Conan O’Brien never planned on becoming the darling of the podcasting world.
“It’s not the natural career step,” he says. “I have a talk show, and it felt like maybe you do the podcast in order to get on TV. But when my staff approached me about it, I kind of thought what the heck? What do we have to lose?”
Despite its star’s initial reservations, “Conan O’Brien Needs a Friend,” an interview program in which the late-night comic engages in free-form chats with everyone from “Barry” creator Bill Hader to historian and Pulitzer Prize-winning author Robert Caro, has become the breakout hit of the audio season. It commands more than 1 million downloads an episode — blockbuster numbers for a podcast — and has inspired O’Brien and his team to create a spinoff show with sidekick Andy Richter, as well as scripted podcasts such as “Frontier Tween,” a satire of prairie life, and “Smartr,” a startup-culture sendup. “Conan O’Brien Needs a Friend,” the show that started it all when it launched last November on Stitcher’s Earwolf comedy network, recently signed a mid-seven-figure deal with podcasting network Midroll that will keep it going for two more seasons.
Perhaps more important, it has also enabled the television host to connect with fans who may have cut the cable cord or tuned out of his TBS show “Conan” in favor of streaming programming.
“My TV habits have changed completely,” says O’Brien, who has been on late night since 1993, first at NBC and later at TBS. “I used to be someone who checked out late-night TV all the time. But I wouldn’t be watching me right now. I’d be binge-watching ‘Killing Eve.’”
O’Brien’s not the only big name looking to connect with audiences through earbuds. A confluence of A-list talent is trying to create the next downloadable smash. At the same time, a medium once seen as more of a hobby than a vocation has been professionalized as it’s grown more profitable. “There’s been a creative explosion around podcasting, but in terms of the business opportunities, we’re still in the early stages,” says Jacob Weisberg, who co-founded podcasting company Pushkin Industries in 2018 with The New Yorker writer Malcolm Gladwell.
Right now, this brave new world of audio is mostly filled with as-yet-unrealized potential. However, a swelling listener base and the accelerating migration of major advertising dollars to the platform have led to an influx of investors and technology companies. It’s easy to see what excites them. After all, the number of weekly podcast listeners has more than doubled in the past five years, from 28 million in 2015 to 62 million in 2019, according to a study by Edison Research and Triton Digital.
As the audience has grown, so have the valuations for companies who were the quickest to get into the space. In January, Spotify spent nearly $340 million for podcasting studio Gimlet Media and hosting provider Anchor before buying scripted-podcast producer Parcast. Then came the launch of Luminary — a startup aiming to become the Netflix of podcasting, a new and unproven business model for the medium — with $100 million in backing and exclusive content.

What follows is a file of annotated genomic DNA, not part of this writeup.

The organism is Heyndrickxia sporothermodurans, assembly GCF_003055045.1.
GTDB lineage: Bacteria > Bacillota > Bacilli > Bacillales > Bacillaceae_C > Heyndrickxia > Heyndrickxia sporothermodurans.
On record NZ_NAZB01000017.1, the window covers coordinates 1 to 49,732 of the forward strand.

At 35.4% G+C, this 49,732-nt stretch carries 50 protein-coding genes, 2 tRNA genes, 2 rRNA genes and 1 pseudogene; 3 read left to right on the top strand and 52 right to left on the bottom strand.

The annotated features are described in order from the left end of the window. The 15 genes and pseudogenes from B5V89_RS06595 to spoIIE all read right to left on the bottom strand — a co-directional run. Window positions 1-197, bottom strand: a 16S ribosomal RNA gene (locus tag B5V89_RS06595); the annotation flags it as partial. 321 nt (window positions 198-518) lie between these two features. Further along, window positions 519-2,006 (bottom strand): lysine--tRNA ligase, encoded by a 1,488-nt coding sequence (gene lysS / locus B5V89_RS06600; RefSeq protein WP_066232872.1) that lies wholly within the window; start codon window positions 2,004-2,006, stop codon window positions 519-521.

Earlier this month, radio broadcaster Entercom Communications inked deals to acquire podcast companies Cadence13 and Pineapple Street Media. Entercom is playing catch-up to rival iHeartMedia, which doubled down on the sector by snapping up podcast pioneer Stuff Media last fall for $55 million. Meanwhile, Apple is said to be looking at funding original podcasts, and Sony Music Entertainment has formed a new venture with podcast vets Adam Davidson and Laura Mayer, Three Uncanny Four Productions.
“Podcasting has always been a slow build, but it’s spiked even in the last year,” says Tom Webster, senior VP of Edison Research.
A big reason for the new investment is a mounting belief that podcasting is untapped land with gold to extract. It commands a sprawling audience, with more than a quarter of Americans listening on a weekly basis, but it’s a medium that isn’t being aggressively monetized. U.S. ad revenue for podcasting is projected to hit $679 million this year, per a PricewaterhouseCoopers and Interactive Advertising Bureau forecast. That’s just a fraction of that of more-established media like TV and radio. And it translates into 3 cents of revenue per podcast listening hour — less than one-third that of radio or television, according to Nielsen data.
“Audio punches below its weight in terms of a national profile,” says Gimlet CEO Alex Blumberg, whose company is behind such hits as “Homecoming.”
Initially, podcasters had to struggle to get ads. Early on, it was usually direct-response marketers like Mailchimp or Trunk Club that hawked their wares on podcasts, because they could track exactly how many hits they got on their ads. Now, major brands such as BMW and State Farm are sponsoring shows.
“You can tell when people think something is going to make money because of who starts emailing you,” says Tommy Vietor, co-host of “Pod Save America,” a liberal political talk show that averages nearly 2 million downloads an episode. Attitudes have changed, remembers Jon Lovett, Vietor’s “Pod Save America” co-host.
“When I used to tell people that I was going to start focusing on podcasting,” he says, “they’d sort of put their hand on my shoulder and look at me sympathetically.”
Podcasting is attractive partly because of its profit margins. The most popular podcasts can make north of $10 million annually, and costs are minimal, often boiling down to renting studio space or paying someone to produce a show. “The capital barrier to entry is low so you don’t need to be a part of a big company to make a show,” says Luminary CEO Matt Sacks. “All you need to be successful is a good idea.”
True, not many podcasters make a living at the craft. There’s a torrent of programs out there, but only the very top shows earn significant money.
On Apple Podcasts alone, there are more than 750,000 shows — and Google says it is indexing the content of more than 2 million individual shows. “Anybody can make a podcast. Not everyone can make a podcast people want to listen to,” says PwC partner David Silverman, who co-leads the firm’s emerging company services national practice.